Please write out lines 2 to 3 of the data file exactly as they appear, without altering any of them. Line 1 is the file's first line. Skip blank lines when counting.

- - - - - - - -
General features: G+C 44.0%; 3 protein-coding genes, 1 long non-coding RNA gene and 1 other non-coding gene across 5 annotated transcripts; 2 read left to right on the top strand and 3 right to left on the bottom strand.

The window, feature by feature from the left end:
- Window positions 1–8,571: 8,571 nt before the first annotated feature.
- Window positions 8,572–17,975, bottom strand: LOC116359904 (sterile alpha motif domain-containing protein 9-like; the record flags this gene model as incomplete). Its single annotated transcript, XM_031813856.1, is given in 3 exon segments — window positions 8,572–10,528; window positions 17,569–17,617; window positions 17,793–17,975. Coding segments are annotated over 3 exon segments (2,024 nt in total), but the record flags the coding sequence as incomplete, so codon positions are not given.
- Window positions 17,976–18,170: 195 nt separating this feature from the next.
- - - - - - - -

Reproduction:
The window, feature by feature from the left end:
- Window positions 1–8,571: 8,571 nt before the first annotated feature.